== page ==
Tolypeutes tricinctus


Taxonomy [top]

Kingdom Phylum Class Order Family

Scientific Name: Tolypeutes tricinctus
Species Authority: (Linnaeus, 1758)
Common Name/s:
English Brazilian Three-banded Armadillo

Assessment Information [top]

Red List Category & Criteria: Vulnerable A2cd ver 3.1
Year Published: 2010
Date Assessed: 2009-12-04
Assessor/s: Superina, M. Abba, A.M.
Reviewer/s: Reis, M. & Marinho Filho, J.
Tolypeutes tricinctus is listed as Vulnerable because of a population decline - estimated to be more than 30% over the last 10-12 years - inferred from ongoing exploitation and habitat loss and degradation.
2006 Vulnerable (IUCN 2006)
2006 Vulnerable
1996 Vulnerable
1994 Endangered (Groombridge 1994)
1990 Indeterminate (IUCN 1990)
1988 Indeterminate (IUCN Conservation Monitoring Centre 1988)
1986 Indeterminate (IUCN Conservation Monitoring Centre 1986)
1982 Indeterminate (Thornback and Jenkins 1982)

Geographic Range [top]

Range Description: T. tricinctus is endemic to Brazil, where it has been recorded from the states of Bahia, Ceará, Pernambuco, Alagoas, Sergipe, Piauí, Mato Grosso (extreme central eastern portion), Goiás (extreme north), Minas Gerais (extreme north-west), Tocantins (eastern portion), Paraíba, and Rio Grande do Norte.
Brazil (Alagoas, Bahia, Ceará, Goiás, Minas Gerais, Paraíba, Pernambuco, Piauí, Rio Grande do Norte, Sergipe, Tocantins)
Range Map: Click here to open the map viewer and explore range.

Population [top]

Population: T. tricinctus was believed to be extinct until its rediscovery in the early 1990s in a handful of scattered localities. It has probably disappeared over much of its range, but it is difficult to survey its populations (Nowak 1999). This armadillo has a patchy distribution; population densities may be relatively high within certain patches (J. Marinho-Filho pers. comm. 2010), except in areas where the species is exposed to human pressure.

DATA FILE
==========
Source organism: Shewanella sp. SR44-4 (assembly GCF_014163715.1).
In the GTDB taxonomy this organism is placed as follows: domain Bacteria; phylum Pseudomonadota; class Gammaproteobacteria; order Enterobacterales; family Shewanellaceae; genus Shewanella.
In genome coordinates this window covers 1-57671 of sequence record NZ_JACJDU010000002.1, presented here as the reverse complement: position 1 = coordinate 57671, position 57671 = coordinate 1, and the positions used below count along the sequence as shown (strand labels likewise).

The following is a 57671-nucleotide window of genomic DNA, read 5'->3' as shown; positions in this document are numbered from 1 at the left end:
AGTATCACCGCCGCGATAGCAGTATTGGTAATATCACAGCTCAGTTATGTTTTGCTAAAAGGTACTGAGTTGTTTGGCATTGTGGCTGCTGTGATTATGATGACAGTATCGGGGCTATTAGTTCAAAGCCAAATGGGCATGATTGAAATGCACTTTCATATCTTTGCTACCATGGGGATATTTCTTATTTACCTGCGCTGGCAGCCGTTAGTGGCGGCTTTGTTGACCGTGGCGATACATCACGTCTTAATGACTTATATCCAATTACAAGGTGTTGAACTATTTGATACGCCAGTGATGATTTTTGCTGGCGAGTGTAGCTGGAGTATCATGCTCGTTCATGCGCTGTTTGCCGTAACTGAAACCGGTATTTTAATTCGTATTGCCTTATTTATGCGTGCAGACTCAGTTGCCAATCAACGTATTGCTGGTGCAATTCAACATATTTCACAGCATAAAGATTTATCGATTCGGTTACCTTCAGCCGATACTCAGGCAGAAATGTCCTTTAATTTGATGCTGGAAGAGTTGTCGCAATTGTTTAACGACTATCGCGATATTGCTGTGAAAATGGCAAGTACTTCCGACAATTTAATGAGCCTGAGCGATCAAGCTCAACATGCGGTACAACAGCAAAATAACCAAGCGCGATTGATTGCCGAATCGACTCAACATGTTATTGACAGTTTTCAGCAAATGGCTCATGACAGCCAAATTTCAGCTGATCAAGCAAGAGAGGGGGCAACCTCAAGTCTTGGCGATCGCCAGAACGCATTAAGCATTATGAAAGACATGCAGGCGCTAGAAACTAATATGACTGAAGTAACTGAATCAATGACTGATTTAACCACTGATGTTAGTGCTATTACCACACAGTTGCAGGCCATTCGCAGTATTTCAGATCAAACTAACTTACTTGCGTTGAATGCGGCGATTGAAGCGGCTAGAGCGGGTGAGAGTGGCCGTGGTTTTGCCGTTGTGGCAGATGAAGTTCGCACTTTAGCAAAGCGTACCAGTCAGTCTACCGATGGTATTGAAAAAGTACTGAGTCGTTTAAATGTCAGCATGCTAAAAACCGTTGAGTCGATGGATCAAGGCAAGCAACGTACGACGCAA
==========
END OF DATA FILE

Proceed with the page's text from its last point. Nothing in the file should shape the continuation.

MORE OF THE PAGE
Population Trend: Decreasing

Habitat and Ecology [top]

Habitat and Ecology: T. tricinctus mainly occurs in caatinga habitat (dry thorn scrub of north-eastern Brazil), but it is also found in the eastern parts of cerrado habitat (bush savanna in central Brazil). It is not adapted to digging and life underground. When threatened, it has the habit of rolling into an easily portable ball.  Population densities have been estimated at 0.97 individuals/km2, but are expected to be considerably lower in areas with hunting pressure.
Systems: Terrestrial

Threats [top]

Major Threat(s): T. tricinctus is threatened by heavy hunting pressure and habitat loss. In the Caatinga, the remaining populations are practically isolated in protected areas and are subjected to subsistence hunting. In the Cerrado, the main populations live outside the protected areas and are especially threatened by conversion of their natural habitat to sugar cane and soybean plantations.

Conservation Actions [top]

Conservation Actions: T. tricinctus has been observed in Serra da Capivara and Serra das Confusões National Parks, both in southern Piaui (Marinho-Filho and Lima 2008). It is present in the Grande Sertão Veredas National Park, northern Minas Gerais (M. L. Lima pers. comm. 2010). It was also recorded in the Ecological Station of Serra Geral do Tocantins and Jalapão State Park (Tocantins), as well as in the Raso da Catarina Biological Reserve and Veredas do Oeste baiano Wildlife Refuge (Bahia; Marinho-Filho and Lima 2008, M. L. Lima pers. comm. 2010). No protected areas exist in the area of highest population density (J. Marinho-Filho pers. comm. 2010).
Citation: Superina, M. Abba, A.M. 2010. Tolypeutes tricinctus. In: IUCN 2013. IUCN Red List of Threatened Species. Version 2013.2. <>. Downloaded on 20 April 2014.
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